In the prologue of Tom Wolfe's latest novel, Back to Blood, Edward T. Topping IV, one of Wolfe's classic beacons of WASP-y impotence* and his wife get into a very unpleasant shouting match with a scandalously dressed Cubana (described with vintage Wolfe-lust) who had the audacity to steal their parking space. After the racially charged exchange, Topping -- heart still pounding from the conflict -- frets that since organized religion is dying in the United States, the only thing people believe in ...more
Sep 16, 2012 Candace rated it really liked it
"Back to Blood" is more like "Bonfire" than any of the books in between. Is is a snappy read; snarky, fast-moving, filled with interesting characters and Wolfe's bright, clear writing. "Blood" comes in at 704 pages which sounds, and is, hefty, but the hustled wrap-up at the end is disappointing. You have committed a considerable amount of time to their story and deserve something better than an overly convenient tie-up.

Now about those characters. They are not a terribly likeable group but they a
Jeanette  "Astute Crabbist"
Rating = 1.5 stars

There are 19 disks in this audio book. I listened to 11 of them only because it was the only audio book I had around for awhile. As soon as I got my hands on something better, I could not get rid of this thing fast enough. The plot is ridiculous and frequently disgusting, and I hated almost every one of the characters. Tom Wolfe should have quit after Bonfire of the Vanities, although there were some things I liked about I Am Charlotte Simmons.
Dec 02, 2012 Gerald rated it it was amazing
In my review on these pages of Middle Age by Joyce Carol Oates, I compare her to Wolfe. They are both cynical journalists, social satirists who mock their characters mostly but permit an occasional glimmer of compassion to show through.

Wolfe's literary predecessor could well be Honore de Balzac, who was so alike in his opinion of human nature and exploitation of its foibles. His preoccupations are encapsulated in one of his titles - A Harlot High and Low.

In Back to Blood, Wolfe savages urban Ame
Jonathan Tomes
Dec 16, 2012 Jonathan Tomes rated it it was amazing
I have read reviews of Tom Wolfe’s new novel Back to Blood that have been all over the place. One reviewer called it “a shrewd, riling, and exciting tale of a volatile, divisive, sun-seared city where ‘everybody hates everybody.’” Another went so far as to call it “pure bile.” There is certainly some bile in there as Mr. Wolfe exposes the foibles of just about every socioeconomic and ethnic group in today’s Miami. And the reviews that criticize the book as being hard to read are not altogether w ...more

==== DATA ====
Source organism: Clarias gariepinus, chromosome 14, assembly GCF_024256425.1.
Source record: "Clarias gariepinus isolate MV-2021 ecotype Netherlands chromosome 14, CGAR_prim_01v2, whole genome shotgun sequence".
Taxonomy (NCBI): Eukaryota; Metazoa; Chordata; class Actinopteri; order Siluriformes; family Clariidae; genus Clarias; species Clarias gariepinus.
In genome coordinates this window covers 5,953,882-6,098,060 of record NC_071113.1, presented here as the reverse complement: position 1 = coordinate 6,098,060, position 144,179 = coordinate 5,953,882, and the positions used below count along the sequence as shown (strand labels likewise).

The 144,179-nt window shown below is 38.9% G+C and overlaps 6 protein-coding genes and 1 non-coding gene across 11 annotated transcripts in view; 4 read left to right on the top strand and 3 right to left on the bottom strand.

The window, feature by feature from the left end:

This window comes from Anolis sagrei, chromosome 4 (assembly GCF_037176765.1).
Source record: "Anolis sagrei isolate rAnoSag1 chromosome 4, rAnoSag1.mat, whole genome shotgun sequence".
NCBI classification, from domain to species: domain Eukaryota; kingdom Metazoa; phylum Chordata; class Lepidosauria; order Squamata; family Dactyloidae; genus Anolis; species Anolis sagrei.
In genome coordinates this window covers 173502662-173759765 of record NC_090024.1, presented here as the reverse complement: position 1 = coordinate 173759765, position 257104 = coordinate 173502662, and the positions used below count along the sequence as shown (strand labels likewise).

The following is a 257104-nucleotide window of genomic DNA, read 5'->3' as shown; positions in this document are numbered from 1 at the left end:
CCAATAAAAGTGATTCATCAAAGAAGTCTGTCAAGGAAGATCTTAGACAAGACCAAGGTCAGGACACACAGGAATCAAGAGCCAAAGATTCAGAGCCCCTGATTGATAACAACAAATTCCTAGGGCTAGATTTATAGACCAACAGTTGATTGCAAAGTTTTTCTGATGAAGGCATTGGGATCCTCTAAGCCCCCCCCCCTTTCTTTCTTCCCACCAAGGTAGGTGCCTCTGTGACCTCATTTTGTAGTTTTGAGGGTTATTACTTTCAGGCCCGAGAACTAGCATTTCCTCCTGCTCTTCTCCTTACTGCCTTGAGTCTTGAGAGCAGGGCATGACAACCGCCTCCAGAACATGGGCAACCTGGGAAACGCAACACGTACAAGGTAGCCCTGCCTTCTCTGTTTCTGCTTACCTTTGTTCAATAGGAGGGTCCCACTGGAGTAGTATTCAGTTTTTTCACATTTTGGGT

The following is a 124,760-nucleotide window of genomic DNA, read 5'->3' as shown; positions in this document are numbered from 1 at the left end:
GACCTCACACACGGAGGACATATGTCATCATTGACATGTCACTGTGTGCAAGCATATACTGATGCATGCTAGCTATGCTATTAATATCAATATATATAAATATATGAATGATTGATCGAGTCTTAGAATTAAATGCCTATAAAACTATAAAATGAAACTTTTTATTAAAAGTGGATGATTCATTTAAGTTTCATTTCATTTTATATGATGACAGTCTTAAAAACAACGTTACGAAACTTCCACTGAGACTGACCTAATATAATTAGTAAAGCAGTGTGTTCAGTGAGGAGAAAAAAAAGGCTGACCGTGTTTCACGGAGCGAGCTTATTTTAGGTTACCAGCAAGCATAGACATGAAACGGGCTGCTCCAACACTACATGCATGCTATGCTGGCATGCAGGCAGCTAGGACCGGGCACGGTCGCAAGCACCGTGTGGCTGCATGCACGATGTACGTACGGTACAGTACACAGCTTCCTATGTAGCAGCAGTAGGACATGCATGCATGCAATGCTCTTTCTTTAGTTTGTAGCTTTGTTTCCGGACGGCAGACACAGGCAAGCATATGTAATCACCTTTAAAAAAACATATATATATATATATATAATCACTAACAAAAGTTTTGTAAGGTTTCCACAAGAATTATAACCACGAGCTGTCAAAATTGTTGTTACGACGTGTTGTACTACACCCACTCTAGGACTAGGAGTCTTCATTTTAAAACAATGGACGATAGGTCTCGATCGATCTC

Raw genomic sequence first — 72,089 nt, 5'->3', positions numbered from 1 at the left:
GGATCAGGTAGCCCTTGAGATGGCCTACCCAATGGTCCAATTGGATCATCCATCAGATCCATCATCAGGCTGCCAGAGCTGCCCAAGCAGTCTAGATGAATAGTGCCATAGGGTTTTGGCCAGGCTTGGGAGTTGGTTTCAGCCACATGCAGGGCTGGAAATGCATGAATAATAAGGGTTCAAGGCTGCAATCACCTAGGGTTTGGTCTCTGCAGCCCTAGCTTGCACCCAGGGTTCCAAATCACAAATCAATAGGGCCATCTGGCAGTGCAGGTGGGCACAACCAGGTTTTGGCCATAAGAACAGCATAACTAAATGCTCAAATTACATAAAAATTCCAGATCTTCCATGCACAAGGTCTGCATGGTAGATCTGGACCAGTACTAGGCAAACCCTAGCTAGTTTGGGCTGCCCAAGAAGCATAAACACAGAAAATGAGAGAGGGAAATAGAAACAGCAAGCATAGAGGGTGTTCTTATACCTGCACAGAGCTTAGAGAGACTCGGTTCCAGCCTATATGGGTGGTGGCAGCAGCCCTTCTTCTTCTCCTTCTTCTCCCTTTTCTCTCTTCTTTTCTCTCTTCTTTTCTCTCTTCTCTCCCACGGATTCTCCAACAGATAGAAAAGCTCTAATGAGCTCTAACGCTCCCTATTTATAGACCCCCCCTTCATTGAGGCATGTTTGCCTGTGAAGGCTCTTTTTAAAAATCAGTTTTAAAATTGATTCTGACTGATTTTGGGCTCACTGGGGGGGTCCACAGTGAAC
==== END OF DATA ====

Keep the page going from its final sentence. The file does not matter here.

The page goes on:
Nov 03, 2012 Jim rated it really liked it
Shelves: crime, fiction, humour
Miami gets the tom Wolfe treatment in the same way that New York did in Bonfire and Atlanta did (to a lesser extent) in A Man in Full. I can't say that I know Miami, but I also can't say I know Miami much better after reading this book. Much as I admire and like Tom Wolfe, I was reminded an awful lot of another Floridian author, Carl Hiassen, as I read Back to Blood. Except that Hiassen doesn't have to live up to being A Novelist and just gets on with his plot. Wolfe, however, carries the burden ...more
Jun 10, 2013 Darrenglass rated it really liked it
I understand all of the criticisms of Tom Wolfe -- his overreliance on sound-effects as characterization, the fact that his cultural observations veer from incredibly insightful to cheap and banal and back in the matter of a few sentences, the way he obsesses over things that are at times quite dull, and the fact that it is hard to take the observations of an 80-plus year old white man about youth culture and race completely at face value. Oh, and the suits.

But still I always find myself enjoyi
Nov 03, 2012 Patricia rated it did not like it
What an ordeal!!!! BAM!!! POW!!! WHAMMO!!!! Annoyed yet? This is just a tiny taste of what Back to Blood was like to read. Tom Wolfe's first novel in 8 years looks at Miami the same way that Bonfire of the Vanities addressed Manhattan, and A Man in Full explored Atlanta. Wolfe repeats his usual formula of a vast array of characters, satiric tone, and paragraphs full of irritating onomatopoeic devices, over-punctuated with caps on steroids and exclamation points. At 704 pages, Wolfe could easily ...more
Nicholas Armstrong
Jul 03, 2013 Nicholas Armstrong rated it did not like it
Well, I can finally say that I've read Tom Wolfe, though I can't say it has amounted to much. It's a name often bandied about and always spoken of with a casual affectless enjoyment of things you haven't probably heard about.